To become an "androgynous manager," psychologist Alice G. Sargent writes in her book "Beyond Sex Roles, "women should:
Learn how to be powerful and forthright.
Have a direct, visible impact on others, rather than just functioning behind the scenes.
State their needs and refuse to back down, even if the immediate response is not acceptance.
Focus on a task and regard it as important as the relationships with the people doing the task.
Build support systems with other women and share competence, rather than compete with them.
Stop turning anger, blame and pain inward.
Become risk-takers. Men, she says, should:
Regard feelings as a basic and essential part of life, as guides to authenticity and effectiveness, rather than as impediments.
Accept the vulnerability and imperfections that are part of all persons.
Assert the right to work for self-fulfillment, instead of only necessary in the role of provider.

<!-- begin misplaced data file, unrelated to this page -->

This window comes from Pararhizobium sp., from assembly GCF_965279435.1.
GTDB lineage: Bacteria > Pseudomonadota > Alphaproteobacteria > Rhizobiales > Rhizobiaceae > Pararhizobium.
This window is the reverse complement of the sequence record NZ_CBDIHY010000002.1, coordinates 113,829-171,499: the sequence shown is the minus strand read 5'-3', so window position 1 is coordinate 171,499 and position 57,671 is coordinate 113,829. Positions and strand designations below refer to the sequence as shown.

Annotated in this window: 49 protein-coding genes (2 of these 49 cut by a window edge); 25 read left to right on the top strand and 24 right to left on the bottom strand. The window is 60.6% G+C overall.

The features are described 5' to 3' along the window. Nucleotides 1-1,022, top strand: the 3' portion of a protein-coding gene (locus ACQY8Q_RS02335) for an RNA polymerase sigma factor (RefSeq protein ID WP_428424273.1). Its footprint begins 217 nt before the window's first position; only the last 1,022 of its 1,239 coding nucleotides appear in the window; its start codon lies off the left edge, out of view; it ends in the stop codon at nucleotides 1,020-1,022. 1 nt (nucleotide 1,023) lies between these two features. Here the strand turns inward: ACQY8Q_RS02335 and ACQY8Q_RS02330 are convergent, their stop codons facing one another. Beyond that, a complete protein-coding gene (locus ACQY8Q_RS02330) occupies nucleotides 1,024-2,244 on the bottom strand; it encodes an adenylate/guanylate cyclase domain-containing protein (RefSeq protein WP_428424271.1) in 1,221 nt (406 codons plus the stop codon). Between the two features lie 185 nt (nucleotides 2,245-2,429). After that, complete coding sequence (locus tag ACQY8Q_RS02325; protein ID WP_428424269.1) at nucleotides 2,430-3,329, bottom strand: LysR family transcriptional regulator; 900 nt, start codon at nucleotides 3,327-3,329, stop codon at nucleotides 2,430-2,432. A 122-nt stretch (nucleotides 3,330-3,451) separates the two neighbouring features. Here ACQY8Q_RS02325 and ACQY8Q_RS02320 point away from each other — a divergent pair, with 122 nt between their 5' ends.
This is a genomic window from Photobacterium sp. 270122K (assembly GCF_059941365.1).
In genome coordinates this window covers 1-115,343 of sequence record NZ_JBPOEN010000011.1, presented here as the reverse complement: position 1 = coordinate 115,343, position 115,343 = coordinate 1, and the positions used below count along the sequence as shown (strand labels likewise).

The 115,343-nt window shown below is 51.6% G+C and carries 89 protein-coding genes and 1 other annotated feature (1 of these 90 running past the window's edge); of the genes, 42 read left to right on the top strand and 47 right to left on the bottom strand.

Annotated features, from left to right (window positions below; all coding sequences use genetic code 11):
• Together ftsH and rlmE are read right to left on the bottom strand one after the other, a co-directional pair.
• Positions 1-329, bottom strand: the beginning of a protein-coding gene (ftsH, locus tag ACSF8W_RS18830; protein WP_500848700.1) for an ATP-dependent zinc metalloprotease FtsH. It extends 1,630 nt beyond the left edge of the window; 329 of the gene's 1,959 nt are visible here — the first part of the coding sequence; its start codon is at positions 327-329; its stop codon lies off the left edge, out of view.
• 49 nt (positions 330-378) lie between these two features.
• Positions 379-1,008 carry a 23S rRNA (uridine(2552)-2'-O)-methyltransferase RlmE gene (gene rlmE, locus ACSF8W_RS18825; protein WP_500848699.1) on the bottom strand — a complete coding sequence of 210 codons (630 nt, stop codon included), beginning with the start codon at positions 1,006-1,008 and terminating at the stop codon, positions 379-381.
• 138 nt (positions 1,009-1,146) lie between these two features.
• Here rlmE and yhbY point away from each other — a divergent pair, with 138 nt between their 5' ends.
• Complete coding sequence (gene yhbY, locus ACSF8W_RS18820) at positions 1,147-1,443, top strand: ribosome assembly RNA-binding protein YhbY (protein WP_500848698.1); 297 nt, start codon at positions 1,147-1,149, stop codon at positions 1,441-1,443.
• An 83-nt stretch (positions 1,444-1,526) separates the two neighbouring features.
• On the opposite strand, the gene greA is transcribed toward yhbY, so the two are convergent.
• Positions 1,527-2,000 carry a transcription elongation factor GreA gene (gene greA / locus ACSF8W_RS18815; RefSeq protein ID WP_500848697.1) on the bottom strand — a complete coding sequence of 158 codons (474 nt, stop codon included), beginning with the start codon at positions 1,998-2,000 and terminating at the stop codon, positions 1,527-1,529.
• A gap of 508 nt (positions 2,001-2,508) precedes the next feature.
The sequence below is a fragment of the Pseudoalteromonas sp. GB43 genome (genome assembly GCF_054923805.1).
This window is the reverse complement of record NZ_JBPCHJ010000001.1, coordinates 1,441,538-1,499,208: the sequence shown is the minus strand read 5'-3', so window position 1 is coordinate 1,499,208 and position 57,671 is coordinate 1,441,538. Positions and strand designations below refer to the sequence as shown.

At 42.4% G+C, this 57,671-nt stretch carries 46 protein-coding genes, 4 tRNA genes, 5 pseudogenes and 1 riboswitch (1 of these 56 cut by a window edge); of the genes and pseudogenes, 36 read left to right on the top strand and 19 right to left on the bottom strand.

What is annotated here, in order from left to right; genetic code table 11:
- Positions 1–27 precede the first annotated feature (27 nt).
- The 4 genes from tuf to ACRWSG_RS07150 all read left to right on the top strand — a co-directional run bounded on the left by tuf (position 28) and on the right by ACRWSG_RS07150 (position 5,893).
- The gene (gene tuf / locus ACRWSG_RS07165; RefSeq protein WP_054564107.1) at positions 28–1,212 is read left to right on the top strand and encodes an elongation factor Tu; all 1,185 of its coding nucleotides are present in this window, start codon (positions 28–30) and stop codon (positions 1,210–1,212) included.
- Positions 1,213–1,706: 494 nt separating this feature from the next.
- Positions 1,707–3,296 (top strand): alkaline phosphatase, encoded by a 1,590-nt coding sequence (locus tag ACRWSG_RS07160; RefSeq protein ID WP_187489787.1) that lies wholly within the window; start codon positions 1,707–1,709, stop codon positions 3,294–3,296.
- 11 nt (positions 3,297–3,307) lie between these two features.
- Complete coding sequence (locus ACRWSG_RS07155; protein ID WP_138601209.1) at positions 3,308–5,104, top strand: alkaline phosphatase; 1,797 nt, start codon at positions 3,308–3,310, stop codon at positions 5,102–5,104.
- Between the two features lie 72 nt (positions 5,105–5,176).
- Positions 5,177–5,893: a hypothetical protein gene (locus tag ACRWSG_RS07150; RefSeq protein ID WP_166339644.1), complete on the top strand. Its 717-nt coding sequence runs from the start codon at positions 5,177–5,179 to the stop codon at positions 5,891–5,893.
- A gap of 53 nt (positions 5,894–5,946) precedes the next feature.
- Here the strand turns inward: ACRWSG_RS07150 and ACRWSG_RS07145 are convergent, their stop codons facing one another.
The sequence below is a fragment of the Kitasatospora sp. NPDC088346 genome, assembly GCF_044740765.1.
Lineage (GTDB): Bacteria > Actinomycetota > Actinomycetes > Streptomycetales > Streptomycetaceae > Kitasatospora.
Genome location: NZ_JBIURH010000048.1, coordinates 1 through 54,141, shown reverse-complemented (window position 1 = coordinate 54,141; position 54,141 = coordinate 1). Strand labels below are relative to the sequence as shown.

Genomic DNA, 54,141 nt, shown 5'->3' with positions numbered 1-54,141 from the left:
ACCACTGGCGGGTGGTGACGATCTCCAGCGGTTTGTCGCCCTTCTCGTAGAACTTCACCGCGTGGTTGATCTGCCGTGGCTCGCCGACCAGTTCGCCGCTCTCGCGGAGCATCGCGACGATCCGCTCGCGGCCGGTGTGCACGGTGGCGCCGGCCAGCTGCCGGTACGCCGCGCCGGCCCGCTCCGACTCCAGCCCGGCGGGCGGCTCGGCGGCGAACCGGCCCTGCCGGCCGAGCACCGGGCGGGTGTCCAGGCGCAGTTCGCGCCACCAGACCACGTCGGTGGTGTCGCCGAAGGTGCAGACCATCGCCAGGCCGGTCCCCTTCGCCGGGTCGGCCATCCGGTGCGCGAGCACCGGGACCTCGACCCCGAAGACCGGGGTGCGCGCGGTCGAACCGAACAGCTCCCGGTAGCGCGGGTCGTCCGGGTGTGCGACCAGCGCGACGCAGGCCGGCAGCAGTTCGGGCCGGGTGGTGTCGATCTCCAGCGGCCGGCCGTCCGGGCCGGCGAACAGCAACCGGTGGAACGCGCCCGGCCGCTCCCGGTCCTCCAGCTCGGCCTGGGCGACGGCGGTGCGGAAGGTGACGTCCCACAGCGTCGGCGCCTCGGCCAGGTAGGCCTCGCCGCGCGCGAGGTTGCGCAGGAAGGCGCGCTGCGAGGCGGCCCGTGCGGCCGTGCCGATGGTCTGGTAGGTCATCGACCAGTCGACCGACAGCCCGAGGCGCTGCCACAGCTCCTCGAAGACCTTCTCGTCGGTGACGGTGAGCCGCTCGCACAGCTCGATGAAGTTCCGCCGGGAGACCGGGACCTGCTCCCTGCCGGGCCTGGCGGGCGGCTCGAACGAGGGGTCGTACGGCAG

Value an identity that is not defined totally by work.
Learn how to fail at a task without feeling failure as a man.
Accept and express the need to be nurtured, rather than hiding behind a mask of strength, rationality and invulnerability.
Share feelings as the most meaningful part of one's contact with others, accepting the implied risk and vulnerability.
Build support systems with other men, sharing competencies without competition.
Nurture and actively support other men and women in their efforts to change.